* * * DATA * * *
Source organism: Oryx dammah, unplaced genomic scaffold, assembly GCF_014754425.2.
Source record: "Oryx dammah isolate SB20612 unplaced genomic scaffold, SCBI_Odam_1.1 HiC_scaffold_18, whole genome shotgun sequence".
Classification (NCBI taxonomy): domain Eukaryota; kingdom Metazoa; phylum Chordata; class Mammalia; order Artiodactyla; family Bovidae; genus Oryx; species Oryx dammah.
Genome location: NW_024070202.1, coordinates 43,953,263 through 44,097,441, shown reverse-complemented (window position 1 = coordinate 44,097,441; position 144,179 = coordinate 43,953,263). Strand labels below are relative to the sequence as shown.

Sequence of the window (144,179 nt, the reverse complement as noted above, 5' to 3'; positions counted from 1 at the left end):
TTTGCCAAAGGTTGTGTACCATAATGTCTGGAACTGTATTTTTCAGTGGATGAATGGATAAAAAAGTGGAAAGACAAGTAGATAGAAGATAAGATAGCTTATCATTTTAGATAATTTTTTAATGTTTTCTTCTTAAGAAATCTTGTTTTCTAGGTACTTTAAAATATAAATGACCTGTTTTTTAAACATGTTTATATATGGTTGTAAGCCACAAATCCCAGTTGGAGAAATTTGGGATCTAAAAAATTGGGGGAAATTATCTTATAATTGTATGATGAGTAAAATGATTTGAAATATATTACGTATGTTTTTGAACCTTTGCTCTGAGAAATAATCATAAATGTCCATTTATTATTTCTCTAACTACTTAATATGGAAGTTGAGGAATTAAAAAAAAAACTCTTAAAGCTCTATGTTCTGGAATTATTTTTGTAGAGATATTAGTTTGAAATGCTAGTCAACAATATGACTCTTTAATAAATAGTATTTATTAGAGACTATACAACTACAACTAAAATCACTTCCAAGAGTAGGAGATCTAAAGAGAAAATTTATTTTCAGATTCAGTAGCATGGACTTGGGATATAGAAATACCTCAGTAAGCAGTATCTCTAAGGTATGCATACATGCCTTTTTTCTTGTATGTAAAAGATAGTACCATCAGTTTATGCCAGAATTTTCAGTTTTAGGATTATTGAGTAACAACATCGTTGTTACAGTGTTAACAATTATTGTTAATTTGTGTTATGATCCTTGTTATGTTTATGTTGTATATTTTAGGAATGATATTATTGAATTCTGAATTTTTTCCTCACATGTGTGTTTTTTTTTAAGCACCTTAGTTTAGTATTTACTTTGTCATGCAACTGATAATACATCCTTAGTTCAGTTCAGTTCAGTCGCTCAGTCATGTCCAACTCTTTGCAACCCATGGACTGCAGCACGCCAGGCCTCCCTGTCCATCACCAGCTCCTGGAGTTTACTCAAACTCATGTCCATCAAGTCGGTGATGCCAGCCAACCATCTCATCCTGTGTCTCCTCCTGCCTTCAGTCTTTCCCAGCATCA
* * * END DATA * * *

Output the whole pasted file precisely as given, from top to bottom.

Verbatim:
Source organism: Oryx dammah, unplaced genomic scaffold, assembly GCF_014754425.2.
Source record: "Oryx dammah isolate SB20612 unplaced genomic scaffold, SCBI_Odam_1.1 HiC_scaffold_18, whole genome shotgun sequence".
Classification (NCBI taxonomy): domain Eukaryota; kingdom Metazoa; phylum Chordata; class Mammalia; order Artiodactyla; family Bovidae; genus Oryx; species Oryx dammah.
Genome location: NW_024070202.1, coordinates 43,953,263 through 44,097,441, shown reverse-complemented (window position 1 = coordinate 44,097,441; position 144,179 = coordinate 43,953,263). Strand labels below are relative to the sequence as shown.

Sequence of the window (144,179 nt, the reverse complement as noted above, 5' to 3'; positions counted from 1 at the left end):
TTTGCCAAAGGTTGTGTACCATAATGTCTGGAACTGTATTTTTCAGTGGATGAATGGATAAAAAAGTGGAAAGACAAGTAGATAGAAGATAAGATAGCTTATCATTTTAGATAATTTTTTAATGTTTTCTTCTTAAGAAATCTTGTTTTCTAGGTACTTTAAAATATAAATGACCTGTTTTTTAAACATGTTTATATATGGTTGTAAGCCACAAATCCCAGTTGGAGAAATTTGGGATCTAAAAAATTGGGGGAAATTATCTTATAATTGTATGATGAGTAAAATGATTTGAAATATATTACGTATGTTTTTGAACCTTTGCTCTGAGAAATAATCATAAATGTCCATTTATTATTTCTCTAACTACTTAATATGGAAGTTGAGGAATTAAAAAAAAAACTCTTAAAGCTCTATGTTCTGGAATTATTTTTGTAGAGATATTAGTTTGAAATGCTAGTCAACAATATGACTCTTTAATAAATAGTATTTATTAGAGACTATACAACTACAACTAAAATCACTTCCAAGAGTAGGAGATCTAAAGAGAAAATTTATTTTCAGATTCAGTAGCATGGACTTGGGATATAGAAATACCTCAGTAAGCAGTATCTCTAAGGTATGCATACATGCCTTTTTTCTTGTATGTAAAAGATAGTACCATCAGTTTATGCCAGAATTTTCAGTTTTAGGATTATTGAGTAACAACATCGTTGTTACAGTGTTAACAATTATTGTTAATTTGTGTTATGATCCTTGTTATGTTTATGTTGTATATTTTAGGAATGATATTATTGAATTCTGAATTTTTTCCTCACATGTGTGTTTTTTTTTAAGCACCTTAGTTTAGTATTTACTTTGTCATGCAACTGATAATACATCCTTAGTTCAGTTCAGTTCAGTCGCTCAGTCATGTCCAACTCTTTGCAACCCATGGACTGCAGCACGCCAGGCCTCCCTGTCCATCACCAGCTCCTGGAGTTTACTCAAACTCATGTCCATCAAGTCGGTGATGCCAGCCAACCATCTCATCCTGTGTCTCCTCCTGCCTTCAGTCTTTCCCAGCATCA